In 2021, alternative impression-based currencies started to gain traction with broadcasters, as evidenced by moves such as CBSViacom partnering with VideoAmp. In addition, other capable measurement upstarts including iSpot and TVSquared are making noise and grabbing headlines. It’s time for the old guard to get disrupted and replaced. It’s time for GRP to die. This won’t happen overnight but look for GRP to at least fall deathly ill in 2022.
Retail media will break out of retail jail
Retail Media is no longer the OGs of Amazon, Walmart, Target’s Roundel and Kroger’s 84.51°. Instead, players such as Walgreens, CVS, Sam’s Club, and in October, Lowe’s, joined the game. For years, the conventional wisdom said the best use of these networks was for lower funnel-oriented campaigns. After all, they can simply retarget likely purchasers to nudge them to convert. As a result, they weren’t top of mind for brand-building campaigns.
That mindset undersells the value brought by these retail media platforms, whose data has been used successfully for top-of-funnel campaigns. And some of them operate quality owned-and-operated video platforms (e.g., Amazon Fire) and can offer targeting data and quality brand-safe video inventory.
When these companies talk about “breaking out of retail jail,” they mean losing the perception they can be useful only at the bottom of the funnel. This jailbreak is already happening and it will accelerate in 2022.
Multicultural campaigns will be the norm
For years, brands and agencies have talked about “multicultural marketing” as a distinct initiative—as if there’s marketing and there’s multicultural marketing. We now see how odd that was.
The intention was not for creative and media to ignore certain populations, or even have that creative or media be an afterthought or siloed effort. That clearly wasn’t a revenue-maximizing move, and change-making efforts to launch campaigns catering to specific demographics were properly hailed as progress.
Now, what used to be multicultural marketing is “DEI media”—and some siloed efforts still exist. But, broadly speaking, marketers now talk about one inclusive campaign for a brand and how different targeting strategies within that campaign will ensure they reach diverse audiences. This is easily doable, especially in programmatic digital and programmatic CTV.
In 2022, we’ll see the decline of siloed multicultural marketing and the rise of marketing with proper targeting strategies to reach all audiences. Brands see this as the right moral response to demands for inclusion and the right business answer to expand reach.
Micro cohorts will rise as a privacy solution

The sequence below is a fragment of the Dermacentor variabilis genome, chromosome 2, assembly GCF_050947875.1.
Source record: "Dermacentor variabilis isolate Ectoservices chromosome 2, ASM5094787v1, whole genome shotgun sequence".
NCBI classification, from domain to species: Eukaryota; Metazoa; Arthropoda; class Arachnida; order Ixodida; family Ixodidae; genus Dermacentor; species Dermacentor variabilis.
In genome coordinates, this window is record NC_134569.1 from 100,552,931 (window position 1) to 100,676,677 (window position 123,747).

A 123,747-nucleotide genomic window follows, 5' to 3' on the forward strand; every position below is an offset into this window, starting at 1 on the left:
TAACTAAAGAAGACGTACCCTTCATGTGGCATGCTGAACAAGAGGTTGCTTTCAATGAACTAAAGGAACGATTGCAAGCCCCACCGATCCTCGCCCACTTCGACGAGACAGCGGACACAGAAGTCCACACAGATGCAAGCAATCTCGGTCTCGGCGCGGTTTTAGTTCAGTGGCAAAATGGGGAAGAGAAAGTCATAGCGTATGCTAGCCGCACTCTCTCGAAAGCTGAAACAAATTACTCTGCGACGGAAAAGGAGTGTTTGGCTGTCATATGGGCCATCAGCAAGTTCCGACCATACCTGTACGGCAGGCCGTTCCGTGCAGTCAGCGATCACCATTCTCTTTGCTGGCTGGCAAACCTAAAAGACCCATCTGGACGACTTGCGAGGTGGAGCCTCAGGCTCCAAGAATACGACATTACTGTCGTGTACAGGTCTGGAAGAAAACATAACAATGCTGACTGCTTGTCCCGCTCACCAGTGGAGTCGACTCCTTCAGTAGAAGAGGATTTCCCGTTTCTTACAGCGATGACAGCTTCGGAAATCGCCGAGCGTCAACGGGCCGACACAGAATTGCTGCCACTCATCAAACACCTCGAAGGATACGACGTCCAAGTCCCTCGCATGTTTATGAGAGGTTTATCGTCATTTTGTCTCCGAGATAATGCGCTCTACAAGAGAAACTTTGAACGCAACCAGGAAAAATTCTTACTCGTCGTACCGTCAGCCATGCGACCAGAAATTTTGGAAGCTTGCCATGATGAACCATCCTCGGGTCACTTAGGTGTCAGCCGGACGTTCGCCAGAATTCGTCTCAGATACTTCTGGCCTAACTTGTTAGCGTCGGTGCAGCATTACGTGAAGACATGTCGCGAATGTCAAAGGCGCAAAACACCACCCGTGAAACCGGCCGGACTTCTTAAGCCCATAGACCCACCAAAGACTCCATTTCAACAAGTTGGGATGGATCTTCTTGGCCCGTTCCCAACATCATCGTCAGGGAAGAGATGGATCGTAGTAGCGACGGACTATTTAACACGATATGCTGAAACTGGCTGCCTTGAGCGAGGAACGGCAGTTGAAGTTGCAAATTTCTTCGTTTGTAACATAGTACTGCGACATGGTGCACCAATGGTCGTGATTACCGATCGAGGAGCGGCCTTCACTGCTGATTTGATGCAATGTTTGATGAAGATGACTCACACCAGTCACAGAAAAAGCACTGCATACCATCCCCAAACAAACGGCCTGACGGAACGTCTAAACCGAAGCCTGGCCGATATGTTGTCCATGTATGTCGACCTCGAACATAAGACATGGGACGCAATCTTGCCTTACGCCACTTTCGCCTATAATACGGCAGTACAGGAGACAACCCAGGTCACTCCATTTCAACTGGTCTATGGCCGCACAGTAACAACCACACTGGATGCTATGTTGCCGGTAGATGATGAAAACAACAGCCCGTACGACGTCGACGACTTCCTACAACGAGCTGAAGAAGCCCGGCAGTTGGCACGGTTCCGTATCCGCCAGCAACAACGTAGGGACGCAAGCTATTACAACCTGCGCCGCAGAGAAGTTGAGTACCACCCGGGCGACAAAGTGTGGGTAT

Micro cohorts—a household, a region on the map, an encrypted aggregate of people in a clean room or any collection of up to a few hundred people—are measured as privacy-safe surrogates for the underlying individuals. As cookies eventually die, mobile ad identifiers disappear and walled gardens increasingly disallow external measurement tags, tracking user-level exposure becomes quite difficult. Micro cohorts are a clever solution favored by privacy advocates and measurement professionals alike. The media partner shares no user-level data so consumer privacy is fully respected. Yet accurate incrementality measurement is still possible, provided the cohorts are processed by a measurement partner adequately sophisticated in statistics.
Many different forms of micro cohorts are being tested by walled gardens, by publishers, by clean rooms and even by browsers. In 2020, we saw them develop but mainly remain in beta. In 2021 we saw them build momentum. In 2022, this trend will reach a tipping point as micro cohorts will finally be ready for their close-up.
CTV-centric agencies will emerge
For years, TV and digital agencies fought over brands’ emerging CTV budgets. TV agencies argued it’s still television, usually even with the same creative. Digital agencies argued that the buying, targeting and measurement process resembled digital, so CTV was their turf. Industry observers wondered for years who would eventually win those dollars. The answer: Maybe neither.
It takes the best of both disciplines—the granular targeting of digital with the full-screen storytelling of TV—to do CTV right. So a new breed of experts is starting to emerge—CTV agencies—a specialization that marries the two skill sets to realize CTV’s true potential.
A couple of years ago, this would have sounded crazy. But look at the growth of CTV. It barely existed a decade ago, but in 2022, CTV ad spend will outpace both OOH ad spend (around $7 billion) and newspaper ad spend (also around $7billion) ... combined. So if OOH-focused agencies can exist, why not CTV-focused agencies?
Here’s to hoping 2022 gives us some return to “normalcy”—as if we even can predict what that means. Perhaps packed offices, agency lunch-and-learns and daily business lunches are gone forever. Let’s just hope the advertising gods don’t take away Cannes from us permanently. We all need a rosé break between all this Zooming.
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